Exchange rate the biggest factor behind rising inflation

Exchange rate the biggest factor behind rising inflation
-A +A

KUALA LUMPUR (Nov 2): Malaysia’s inflation rate has been increasing since 2010, with the Government pointing to the weakening of the ringgit due to external factors, as the main driver behind the upwards trend.

Malaysia recorded its lowest increase in inflation in February 2015 at 0.1%, while the highest increase was in March 2017 at 4.9%. Meanwhile, the long-term average inflation rate has been hovering around 2.5% during the 2010—2018 timeframe.

The main groups with the largest weightage in the consumer price index (CPI) are the food & non-alcoholic beverage; housing, water, electricity, gas & other fuels; and transport.

According to the Economic Report 2018/2019, the ringgit depreciated throughout the 2010—2018 period mainly due to external factors such as trade war, as well as the outflow of foreign funds due to an interest rate normalisation in the advanced economies.

“The depreciation affects mainly through imported inflation, especially for food items which cost about RM25 billion per year,” the report said.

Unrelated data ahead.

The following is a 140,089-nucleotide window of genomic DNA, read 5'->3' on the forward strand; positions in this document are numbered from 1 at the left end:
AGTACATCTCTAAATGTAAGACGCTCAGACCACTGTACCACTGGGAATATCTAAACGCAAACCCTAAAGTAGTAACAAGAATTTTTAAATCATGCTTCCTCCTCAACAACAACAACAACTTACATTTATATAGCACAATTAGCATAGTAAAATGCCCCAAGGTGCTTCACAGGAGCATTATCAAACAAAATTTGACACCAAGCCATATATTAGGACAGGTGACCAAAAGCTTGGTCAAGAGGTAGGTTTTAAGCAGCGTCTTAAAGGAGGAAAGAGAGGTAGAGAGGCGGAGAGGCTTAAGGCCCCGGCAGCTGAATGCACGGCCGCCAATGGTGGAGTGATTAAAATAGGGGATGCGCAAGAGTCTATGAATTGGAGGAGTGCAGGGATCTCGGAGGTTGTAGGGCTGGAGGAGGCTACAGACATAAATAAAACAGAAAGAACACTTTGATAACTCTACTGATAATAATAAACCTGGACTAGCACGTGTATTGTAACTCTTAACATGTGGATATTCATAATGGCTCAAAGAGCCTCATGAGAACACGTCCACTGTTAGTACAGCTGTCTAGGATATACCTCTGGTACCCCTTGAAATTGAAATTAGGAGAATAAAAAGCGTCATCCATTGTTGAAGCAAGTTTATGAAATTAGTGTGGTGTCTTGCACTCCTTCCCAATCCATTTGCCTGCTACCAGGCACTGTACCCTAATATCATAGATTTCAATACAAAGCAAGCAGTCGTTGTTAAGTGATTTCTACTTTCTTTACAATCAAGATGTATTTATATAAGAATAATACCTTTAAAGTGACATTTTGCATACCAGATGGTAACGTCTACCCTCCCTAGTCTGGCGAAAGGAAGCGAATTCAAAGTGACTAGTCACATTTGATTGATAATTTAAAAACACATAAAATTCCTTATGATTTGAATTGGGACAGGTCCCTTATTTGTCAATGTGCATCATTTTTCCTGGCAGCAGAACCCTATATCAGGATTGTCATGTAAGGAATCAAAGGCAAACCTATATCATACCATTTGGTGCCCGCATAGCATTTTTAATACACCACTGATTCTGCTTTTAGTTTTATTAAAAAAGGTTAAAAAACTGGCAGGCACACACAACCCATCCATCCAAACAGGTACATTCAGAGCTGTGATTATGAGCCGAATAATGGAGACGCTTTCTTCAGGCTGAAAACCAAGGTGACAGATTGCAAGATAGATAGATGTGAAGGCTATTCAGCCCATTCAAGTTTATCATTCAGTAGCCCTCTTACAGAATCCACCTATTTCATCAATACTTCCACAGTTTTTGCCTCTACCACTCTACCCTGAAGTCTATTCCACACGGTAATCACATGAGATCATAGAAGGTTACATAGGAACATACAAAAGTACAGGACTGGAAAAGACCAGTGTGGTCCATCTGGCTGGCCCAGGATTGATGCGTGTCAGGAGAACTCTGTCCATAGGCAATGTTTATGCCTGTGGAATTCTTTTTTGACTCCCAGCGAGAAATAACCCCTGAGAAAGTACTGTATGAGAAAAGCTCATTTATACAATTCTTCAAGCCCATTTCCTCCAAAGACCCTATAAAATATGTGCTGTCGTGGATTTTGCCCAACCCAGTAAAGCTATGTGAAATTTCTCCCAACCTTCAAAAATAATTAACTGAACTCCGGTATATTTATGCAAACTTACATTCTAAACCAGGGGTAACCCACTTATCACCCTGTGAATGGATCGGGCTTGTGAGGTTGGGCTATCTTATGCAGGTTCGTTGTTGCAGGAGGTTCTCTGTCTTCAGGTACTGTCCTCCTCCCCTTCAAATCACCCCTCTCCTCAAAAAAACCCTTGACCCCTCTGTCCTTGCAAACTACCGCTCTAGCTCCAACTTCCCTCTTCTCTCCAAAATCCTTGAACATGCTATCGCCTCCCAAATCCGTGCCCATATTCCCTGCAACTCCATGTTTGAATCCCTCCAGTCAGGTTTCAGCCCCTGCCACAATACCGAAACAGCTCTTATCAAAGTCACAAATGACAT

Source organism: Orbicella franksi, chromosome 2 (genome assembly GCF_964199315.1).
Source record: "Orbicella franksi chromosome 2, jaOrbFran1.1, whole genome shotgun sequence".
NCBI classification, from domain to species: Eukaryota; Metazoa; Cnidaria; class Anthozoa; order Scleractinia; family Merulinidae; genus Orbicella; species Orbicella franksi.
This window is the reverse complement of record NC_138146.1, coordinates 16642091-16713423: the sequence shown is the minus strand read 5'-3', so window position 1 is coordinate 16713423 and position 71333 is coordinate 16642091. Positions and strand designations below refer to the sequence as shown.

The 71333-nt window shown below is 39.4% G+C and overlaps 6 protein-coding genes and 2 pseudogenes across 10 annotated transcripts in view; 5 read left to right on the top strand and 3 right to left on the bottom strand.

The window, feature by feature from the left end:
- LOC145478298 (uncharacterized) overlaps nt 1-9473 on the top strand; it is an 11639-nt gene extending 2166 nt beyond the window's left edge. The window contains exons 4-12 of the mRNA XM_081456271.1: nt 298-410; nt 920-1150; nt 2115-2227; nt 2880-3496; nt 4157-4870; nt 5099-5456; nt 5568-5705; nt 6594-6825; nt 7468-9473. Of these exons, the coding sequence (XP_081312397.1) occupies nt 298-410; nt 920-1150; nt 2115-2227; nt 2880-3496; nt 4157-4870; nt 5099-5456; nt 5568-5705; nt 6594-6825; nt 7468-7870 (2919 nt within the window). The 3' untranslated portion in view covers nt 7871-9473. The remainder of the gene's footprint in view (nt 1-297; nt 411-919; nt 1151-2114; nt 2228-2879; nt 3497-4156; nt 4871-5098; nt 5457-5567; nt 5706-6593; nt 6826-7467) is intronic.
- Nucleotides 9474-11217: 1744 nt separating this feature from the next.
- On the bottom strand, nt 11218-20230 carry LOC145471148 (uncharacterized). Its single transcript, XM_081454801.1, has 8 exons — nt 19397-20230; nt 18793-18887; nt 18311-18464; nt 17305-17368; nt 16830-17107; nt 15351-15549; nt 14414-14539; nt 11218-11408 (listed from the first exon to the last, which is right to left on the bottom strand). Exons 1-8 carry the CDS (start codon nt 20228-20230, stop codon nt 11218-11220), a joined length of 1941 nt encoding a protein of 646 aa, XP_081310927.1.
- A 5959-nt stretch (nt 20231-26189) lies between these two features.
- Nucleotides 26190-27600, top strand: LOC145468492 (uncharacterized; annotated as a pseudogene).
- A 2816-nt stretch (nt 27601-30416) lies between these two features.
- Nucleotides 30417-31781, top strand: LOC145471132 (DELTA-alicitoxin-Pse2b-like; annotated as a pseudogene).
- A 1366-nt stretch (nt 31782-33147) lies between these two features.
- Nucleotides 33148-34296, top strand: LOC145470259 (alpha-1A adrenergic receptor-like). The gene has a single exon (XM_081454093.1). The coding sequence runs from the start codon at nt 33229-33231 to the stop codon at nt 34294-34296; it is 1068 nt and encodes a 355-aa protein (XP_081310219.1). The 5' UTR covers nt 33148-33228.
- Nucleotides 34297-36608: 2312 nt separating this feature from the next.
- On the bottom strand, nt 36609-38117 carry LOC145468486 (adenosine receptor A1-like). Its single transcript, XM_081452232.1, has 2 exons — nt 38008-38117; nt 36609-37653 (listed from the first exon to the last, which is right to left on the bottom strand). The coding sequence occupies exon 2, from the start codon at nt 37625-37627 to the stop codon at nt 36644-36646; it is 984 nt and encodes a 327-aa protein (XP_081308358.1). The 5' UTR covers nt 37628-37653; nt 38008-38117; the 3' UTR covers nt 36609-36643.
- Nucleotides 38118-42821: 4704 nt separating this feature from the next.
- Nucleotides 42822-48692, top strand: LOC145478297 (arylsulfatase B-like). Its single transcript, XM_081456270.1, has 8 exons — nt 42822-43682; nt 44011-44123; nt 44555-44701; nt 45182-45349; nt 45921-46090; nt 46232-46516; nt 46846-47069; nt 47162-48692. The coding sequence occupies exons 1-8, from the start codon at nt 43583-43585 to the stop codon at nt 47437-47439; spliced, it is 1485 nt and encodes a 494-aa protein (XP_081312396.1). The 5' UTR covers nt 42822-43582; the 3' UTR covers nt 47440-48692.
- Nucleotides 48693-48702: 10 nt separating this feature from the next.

A 1% variance in the exchange rate of the ringgit against the greenback will result in a 0.337% variance in the consumer price index (CPI), the largest change compared to other factors considered such as the price of crude oil (0.112%), the external debt/export ratio (0.094%) and indirect tax per capita (0.073%).

Meanwhile, crude oil prices — the second largest driver of inflation — fluctuated between 2012 and 2016 which had affected the transport group, accounting for about 15% of the CPI’s weight.

“In summary, exchange rate has the highest impact on CPI followed by crude oil price, external debt/export ratio and indirect tax per capita.

“In this regard, it is crucial to implement policies to strengthen the nation’s economic fundamentals, promote renewable energy, improve public transportation, facilitate high value added products and enhance the efficacy and efficiency of tax collection,” said the government.

It added that the Local Currency Settlement Framework, which promotes wider use of local currencies for trade and investment could be explored further to mitigate the impact of exchange rate volatility.